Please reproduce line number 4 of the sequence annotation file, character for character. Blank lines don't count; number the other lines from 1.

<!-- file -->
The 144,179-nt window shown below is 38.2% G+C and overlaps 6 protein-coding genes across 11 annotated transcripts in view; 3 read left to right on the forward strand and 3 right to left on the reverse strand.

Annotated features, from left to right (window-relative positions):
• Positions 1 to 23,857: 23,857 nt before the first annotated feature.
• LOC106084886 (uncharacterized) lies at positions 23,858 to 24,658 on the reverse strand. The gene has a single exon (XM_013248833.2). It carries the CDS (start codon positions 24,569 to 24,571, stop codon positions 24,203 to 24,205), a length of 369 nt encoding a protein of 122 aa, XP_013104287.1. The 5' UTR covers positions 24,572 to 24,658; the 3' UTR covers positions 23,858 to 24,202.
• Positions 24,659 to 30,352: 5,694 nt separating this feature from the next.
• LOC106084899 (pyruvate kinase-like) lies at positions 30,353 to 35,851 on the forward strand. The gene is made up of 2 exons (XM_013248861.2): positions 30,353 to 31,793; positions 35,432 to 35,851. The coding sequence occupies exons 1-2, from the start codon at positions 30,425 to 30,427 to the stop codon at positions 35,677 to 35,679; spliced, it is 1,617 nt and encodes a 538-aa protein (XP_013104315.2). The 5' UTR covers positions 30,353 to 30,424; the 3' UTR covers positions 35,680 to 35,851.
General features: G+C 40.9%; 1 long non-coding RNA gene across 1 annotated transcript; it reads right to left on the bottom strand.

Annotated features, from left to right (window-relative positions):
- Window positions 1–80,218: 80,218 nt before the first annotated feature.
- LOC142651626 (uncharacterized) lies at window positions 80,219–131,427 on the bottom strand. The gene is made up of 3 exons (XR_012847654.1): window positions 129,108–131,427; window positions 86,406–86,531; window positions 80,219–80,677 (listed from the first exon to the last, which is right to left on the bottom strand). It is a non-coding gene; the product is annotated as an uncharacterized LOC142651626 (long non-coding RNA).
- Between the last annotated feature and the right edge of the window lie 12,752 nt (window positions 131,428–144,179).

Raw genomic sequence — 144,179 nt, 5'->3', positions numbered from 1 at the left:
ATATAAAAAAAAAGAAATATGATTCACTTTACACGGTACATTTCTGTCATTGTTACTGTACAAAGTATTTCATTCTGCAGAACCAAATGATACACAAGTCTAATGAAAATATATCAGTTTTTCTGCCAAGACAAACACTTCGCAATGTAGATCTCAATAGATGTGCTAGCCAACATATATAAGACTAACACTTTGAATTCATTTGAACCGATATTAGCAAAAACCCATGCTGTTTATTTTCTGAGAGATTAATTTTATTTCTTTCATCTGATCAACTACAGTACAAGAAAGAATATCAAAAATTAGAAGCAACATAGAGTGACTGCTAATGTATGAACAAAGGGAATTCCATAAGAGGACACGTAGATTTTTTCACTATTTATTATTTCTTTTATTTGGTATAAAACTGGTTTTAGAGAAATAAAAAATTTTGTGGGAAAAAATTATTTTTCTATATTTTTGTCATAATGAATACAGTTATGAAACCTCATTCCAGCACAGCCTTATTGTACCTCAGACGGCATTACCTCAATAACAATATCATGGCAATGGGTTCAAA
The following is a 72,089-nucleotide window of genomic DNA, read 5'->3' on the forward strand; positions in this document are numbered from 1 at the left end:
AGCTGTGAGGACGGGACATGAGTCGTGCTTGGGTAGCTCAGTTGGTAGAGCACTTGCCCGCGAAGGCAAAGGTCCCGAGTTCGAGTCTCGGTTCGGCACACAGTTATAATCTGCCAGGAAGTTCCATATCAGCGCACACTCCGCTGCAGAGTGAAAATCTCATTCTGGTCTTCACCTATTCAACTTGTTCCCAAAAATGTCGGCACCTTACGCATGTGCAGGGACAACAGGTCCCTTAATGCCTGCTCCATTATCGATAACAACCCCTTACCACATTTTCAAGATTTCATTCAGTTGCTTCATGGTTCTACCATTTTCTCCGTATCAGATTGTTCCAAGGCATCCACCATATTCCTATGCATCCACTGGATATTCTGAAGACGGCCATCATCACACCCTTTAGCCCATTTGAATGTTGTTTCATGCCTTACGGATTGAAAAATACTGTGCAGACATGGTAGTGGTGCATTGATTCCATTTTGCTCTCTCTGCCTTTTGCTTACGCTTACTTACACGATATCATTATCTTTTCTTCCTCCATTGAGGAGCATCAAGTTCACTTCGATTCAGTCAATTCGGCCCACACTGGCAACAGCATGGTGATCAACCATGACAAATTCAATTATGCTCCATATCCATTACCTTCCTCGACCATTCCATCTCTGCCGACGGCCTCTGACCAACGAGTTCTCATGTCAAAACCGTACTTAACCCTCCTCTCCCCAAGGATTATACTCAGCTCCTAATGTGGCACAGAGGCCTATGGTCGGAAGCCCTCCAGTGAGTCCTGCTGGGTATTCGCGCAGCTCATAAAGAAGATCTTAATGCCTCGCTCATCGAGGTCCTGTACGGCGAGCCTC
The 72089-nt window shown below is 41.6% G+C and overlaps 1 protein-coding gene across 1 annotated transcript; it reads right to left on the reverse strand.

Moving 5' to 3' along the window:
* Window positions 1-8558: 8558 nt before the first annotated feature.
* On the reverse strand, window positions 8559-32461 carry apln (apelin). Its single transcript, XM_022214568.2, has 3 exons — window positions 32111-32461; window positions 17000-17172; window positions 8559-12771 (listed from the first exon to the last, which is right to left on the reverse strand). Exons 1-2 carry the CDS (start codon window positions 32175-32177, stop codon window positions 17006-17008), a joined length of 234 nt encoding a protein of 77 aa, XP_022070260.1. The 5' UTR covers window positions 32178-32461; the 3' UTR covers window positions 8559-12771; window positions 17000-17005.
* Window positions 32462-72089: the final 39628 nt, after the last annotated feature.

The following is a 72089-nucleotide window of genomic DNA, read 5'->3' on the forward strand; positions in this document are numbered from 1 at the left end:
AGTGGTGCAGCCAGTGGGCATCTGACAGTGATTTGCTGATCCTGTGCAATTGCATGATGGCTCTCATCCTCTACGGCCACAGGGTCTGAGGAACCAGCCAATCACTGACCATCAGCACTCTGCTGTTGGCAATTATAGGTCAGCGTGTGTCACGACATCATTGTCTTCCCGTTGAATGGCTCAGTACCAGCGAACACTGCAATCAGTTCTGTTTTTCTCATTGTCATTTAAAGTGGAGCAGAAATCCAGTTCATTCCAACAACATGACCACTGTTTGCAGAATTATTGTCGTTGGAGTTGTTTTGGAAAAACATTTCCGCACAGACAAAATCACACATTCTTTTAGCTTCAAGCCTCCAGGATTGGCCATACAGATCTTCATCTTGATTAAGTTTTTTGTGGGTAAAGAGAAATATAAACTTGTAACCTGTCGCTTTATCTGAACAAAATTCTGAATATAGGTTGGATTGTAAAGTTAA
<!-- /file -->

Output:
• LOC106084886 (uncharacterized) lies at positions 23,858 to 24,658 on the reverse strand. The gene has a single exon (XM_013248833.2). It carries the CDS (start codon positions 24,569 to 24,571, stop codon positions 24,203 to 24,205), a length of 369 nt encoding a protein of 122 aa, XP_013104287.1. The 5' UTR covers positions 24,572 to 24,658; the 3' UTR covers positions 23,858 to 24,202.